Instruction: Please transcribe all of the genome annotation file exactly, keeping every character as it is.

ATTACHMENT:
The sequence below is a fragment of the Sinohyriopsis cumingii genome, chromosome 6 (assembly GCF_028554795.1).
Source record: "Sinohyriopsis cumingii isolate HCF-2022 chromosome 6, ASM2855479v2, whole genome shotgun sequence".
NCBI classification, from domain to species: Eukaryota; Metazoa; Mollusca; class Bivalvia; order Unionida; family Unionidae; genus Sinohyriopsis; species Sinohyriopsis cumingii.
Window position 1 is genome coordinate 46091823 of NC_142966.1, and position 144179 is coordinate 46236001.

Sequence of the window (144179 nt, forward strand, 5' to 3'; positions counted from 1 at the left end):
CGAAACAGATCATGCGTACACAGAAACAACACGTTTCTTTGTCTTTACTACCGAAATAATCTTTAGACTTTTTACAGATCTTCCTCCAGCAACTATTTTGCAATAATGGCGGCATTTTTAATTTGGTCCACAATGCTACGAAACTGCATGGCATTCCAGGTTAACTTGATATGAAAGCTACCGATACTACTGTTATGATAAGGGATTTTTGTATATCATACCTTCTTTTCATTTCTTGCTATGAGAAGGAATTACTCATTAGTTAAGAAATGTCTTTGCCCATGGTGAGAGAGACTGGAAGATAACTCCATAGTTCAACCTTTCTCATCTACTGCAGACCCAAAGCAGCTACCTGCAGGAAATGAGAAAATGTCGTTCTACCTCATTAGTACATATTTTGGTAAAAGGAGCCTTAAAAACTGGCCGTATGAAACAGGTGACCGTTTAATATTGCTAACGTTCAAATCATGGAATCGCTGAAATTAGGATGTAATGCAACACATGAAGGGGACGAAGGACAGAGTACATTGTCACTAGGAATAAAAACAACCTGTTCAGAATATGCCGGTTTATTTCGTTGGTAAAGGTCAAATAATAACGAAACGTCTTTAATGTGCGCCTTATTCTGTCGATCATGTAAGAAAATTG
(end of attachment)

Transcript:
The sequence below is a fragment of the Sinohyriopsis cumingii genome, chromosome 6 (assembly GCF_028554795.1).
Source record: "Sinohyriopsis cumingii isolate HCF-2022 chromosome 6, ASM2855479v2, whole genome shotgun sequence".
NCBI classification, from domain to species: Eukaryota; Metazoa; Mollusca; class Bivalvia; order Unionida; family Unionidae; genus Sinohyriopsis; species Sinohyriopsis cumingii.
Window position 1 is genome coordinate 46091823 of NC_142966.1, and position 144179 is coordinate 46236001.

Sequence of the window (144179 nt, forward strand, 5' to 3'; positions counted from 1 at the left end):
CGAAACAGATCATGCGTACACAGAAACAACACGTTTCTTTGTCTTTACTACCGAAATAATCTTTAGACTTTTTACAGATCTTCCTCCAGCAACTATTTTGCAATAATGGCGGCATTTTTAATTTGGTCCACAATGCTACGAAACTGCATGGCATTCCAGGTTAACTTGATATGAAAGCTACCGATACTACTGTTATGATAAGGGATTTTTGTATATCATACCTTCTTTTCATTTCTTGCTATGAGAAGGAATTACTCATTAGTTAAGAAATGTCTTTGCCCATGGTGAGAGAGACTGGAAGATAACTCCATAGTTCAACCTTTCTCATCTACTGCAGACCCAAAGCAGCTACCTGCAGGAAATGAGAAAATGTCGTTCTACCTCATTAGTACATATTTTGGTAAAAGGAGCCTTAAAAACTGGCCGTATGAAACAGGTGACCGTTTAATATTGCTAACGTTCAAATCATGGAATCGCTGAAATTAGGATGTAATGCAACACATGAAGGGGACGAAGGACAGAGTACATTGTCACTAGGAATAAAAACAACCTGTTCAGAATATGCCGGTTTATTTCGTTGGTAAAGGTCAAATAATAACGAAACGTCTTTAATGTGCGCCTTATTCTGTCGATCATGTAAGAAAATTG